Notice that they were not trying to get out of the fire. Some of the Apocryphal writings state that they were singing praises even while they were in the midst of the furnace.
 Then Nebuchadnezzar came near to the mouth of the burning fiery furnace, and spake, and said, Shadrach, Meshach, and Abed-nego, ye servants of the most high God, come forth, and come hither. Then Shadrach, Meshach, and Abed-nego, came forth of the midst of the fire.
Nebuchadnezzar could still only come ‘near’ to the mouth of the fiery furnace. Obviously the flames had not abated from earlier. This time his command is for them to ‘come out’ of the fiery furnace. Once again he quickly acknowledges their G_d as the Most High G_d.
This time they are obedient to the king and answer his command by coming forth out of the ‘midst’ of the fire.
 And the princes, governors, and captains, and the king's counsellers, being gathered together, saw these men, upon whose bodies the fire had no power, nor was an hair of their head singed, neither were their coats changed, nor the smell of fire had passed on them.
All of the important and top-ranked officials of the land were on hand and they witnessed the miracle and experienced its evidence.
Daniel wants to be understood by his future readers that a large body of reliable witnesses satisfied themselves as to the perfect deliverance from certain death experience by these three Hebrew men. Deliverance was so complete and supernatural that their clothing did not even smell of fire or smoke. Under natural circumstances one who has been anywhere near a fire will bear the odor of smoke on his person or clothing. - Paul Butler
 Then Nebuchadnezzar spake, and said, Blessed be the God of Shadrach, Meshach, and Abed-nego, who hath sent his angel, and delivered his servants that trusted in him, and have changed the king's word, and yielded their bodies, that they might not serve nor worship any god, except their own God.
The formerly polytheist king now acknowledges G_d and confirms the miracle that everyone on the plains of Dura witnessed that day. Note that he also praises G_d by ‘blessing Him’.
Nebuchadnezzar also seems to finally understand that it is their trust (faith) in G_d that saved them from his wrath and the fiery furnace. And he also attributes their deliverance to their steadfast resolution not to break the first commandment of G_d’s law.
 Therefore I make a decree, That every people, nation, and language, which speak any thing amiss against the God of Shadrach, Meshach, and Abed-nego, shall be cut in pieces, and their houses shall be made a dunghill: because there is no other God that can deliver after this sort.
The king proclaims a new decree which raises the prominence of Shadrach, Meshach, and Abed-nego’s G_d in a way. The new law in actuality is that no one can say anything derogatory against their G_d. But his use of the phrase ‘there is no other god that can deliver’ proves that despite the happenings in the furnace that day, he is still holding onto his polytheistic beliefs in many gods.
 Then the king promoted Shadrach, Meshach, and Abed-nego, in the province of Babylon.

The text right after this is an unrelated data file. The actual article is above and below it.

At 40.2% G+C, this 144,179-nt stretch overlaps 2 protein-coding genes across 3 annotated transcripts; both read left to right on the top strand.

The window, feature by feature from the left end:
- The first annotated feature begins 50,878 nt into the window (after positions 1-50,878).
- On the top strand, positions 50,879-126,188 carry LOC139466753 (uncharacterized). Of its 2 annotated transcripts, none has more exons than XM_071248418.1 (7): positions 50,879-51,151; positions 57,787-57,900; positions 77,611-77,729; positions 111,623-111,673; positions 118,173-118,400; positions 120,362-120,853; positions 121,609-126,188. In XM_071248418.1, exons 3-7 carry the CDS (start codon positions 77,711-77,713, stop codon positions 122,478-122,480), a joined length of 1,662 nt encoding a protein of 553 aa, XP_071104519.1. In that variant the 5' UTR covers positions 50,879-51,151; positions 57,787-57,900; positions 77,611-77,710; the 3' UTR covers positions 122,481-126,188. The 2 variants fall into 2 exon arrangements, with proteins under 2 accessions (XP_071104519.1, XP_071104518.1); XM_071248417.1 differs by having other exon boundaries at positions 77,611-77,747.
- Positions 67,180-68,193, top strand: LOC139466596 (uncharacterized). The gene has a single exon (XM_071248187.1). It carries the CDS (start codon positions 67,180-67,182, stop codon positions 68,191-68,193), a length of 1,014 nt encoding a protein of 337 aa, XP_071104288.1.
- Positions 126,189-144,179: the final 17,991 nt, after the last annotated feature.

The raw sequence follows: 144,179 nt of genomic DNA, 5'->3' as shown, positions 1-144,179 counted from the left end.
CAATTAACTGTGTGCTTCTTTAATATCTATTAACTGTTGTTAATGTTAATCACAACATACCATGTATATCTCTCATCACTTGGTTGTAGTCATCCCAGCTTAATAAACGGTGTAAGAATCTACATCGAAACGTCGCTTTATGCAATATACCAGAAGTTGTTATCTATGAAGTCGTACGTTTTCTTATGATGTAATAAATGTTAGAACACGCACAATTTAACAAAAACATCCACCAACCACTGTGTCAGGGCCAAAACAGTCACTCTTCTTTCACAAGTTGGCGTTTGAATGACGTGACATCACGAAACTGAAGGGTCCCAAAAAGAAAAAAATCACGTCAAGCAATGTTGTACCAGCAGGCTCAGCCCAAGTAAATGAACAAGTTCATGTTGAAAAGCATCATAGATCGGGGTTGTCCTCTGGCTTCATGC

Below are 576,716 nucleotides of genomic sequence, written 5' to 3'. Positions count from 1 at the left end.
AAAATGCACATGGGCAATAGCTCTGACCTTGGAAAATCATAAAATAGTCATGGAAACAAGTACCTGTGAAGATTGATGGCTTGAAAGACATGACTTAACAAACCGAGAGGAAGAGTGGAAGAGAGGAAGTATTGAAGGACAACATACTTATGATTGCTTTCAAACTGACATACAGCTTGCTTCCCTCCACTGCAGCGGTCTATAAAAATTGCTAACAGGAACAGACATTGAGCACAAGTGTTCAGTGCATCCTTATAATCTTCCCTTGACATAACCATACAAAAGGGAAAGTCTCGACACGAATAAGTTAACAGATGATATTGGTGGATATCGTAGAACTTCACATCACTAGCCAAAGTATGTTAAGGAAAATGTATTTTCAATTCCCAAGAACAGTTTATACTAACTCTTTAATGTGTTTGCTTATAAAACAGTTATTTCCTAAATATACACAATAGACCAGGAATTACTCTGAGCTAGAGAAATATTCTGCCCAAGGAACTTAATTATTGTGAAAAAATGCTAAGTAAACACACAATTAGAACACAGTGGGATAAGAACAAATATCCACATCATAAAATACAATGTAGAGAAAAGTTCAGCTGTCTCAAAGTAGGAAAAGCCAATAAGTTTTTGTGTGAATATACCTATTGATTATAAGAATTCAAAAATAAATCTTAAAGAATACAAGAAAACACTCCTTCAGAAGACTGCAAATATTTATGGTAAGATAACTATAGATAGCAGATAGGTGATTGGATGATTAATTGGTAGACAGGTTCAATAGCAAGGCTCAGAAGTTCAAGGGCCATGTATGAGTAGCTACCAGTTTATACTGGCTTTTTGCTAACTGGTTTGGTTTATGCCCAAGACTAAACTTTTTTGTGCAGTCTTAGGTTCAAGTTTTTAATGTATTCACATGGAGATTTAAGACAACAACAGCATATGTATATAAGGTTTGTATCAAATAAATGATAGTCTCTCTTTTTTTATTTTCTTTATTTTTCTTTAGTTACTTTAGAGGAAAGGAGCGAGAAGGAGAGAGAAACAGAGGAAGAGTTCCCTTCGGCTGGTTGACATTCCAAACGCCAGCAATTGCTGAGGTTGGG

The three Jewish young men were promoted due to their courage. Earthly fame and wealth is a good thing, but in their case they are also mentioned in the Heroes of Faith chapter (Hebrews 11) which is a much more important and higher honor:
 Quenched the violence of fire, escaped the edge of the sword, out of weakness were made strong, waxed valiant in fight, turned to flight the armies of the aliens.
By the ending of the chapter, we see a humbled Nebuchadnezzar (again), all honor, praise, and the glory is given to Jehovah, and a new law has been passed stating that the Hebrew G_d is significantly greater than any of the Babylonian deities. In addition, Shadrach, Meshach, and Abed-nego have been promoted to a higher position in the king’s court—which was probably a windfall to their people who were living as captives in Babylon at the time.
Note, It is the wisdom of princes to prefer and employ men of stedfastness in religion; for those are most likely to be faithful to them who are faithful to God, and it is likely to be well with them when God’s favourites are made theirs. – Matthew Henry
As we face our own trials, (fiery furnaces) God may not always deliver us from our troubles. Yet He promises to be with us when we go through those tough times:
 When thou art in tribulation, and all these things are come upon thee, even in the latter days, if thou turn to the LORD thy God, and shalt be obedient unto his voice;
 (For the LORD thy God is a merciful God;) he will not forsake thee, neither destroy thee, nor forget the covenant of thy fathers which he sware unto them.
 Be strong and of a good courage, fear not, nor be afraid of them: for the LORD thy God, he it is that doth go with thee; he will not fail thee, nor forsake thee.
 And the LORD, he it is that doth go before thee; he will be with thee, he will not fail thee, neither forsake thee: fear not, neither be dismayed.
Mayger Minute Verse
 When thou passest through the waters, I will be with thee; and through the rivers, they shall not overflow thee: when thou walkest through the fire, thou shalt not be burned; neither shall the flame kindle upon thee.
 For I am the LORD thy God, the Holy One of Israel…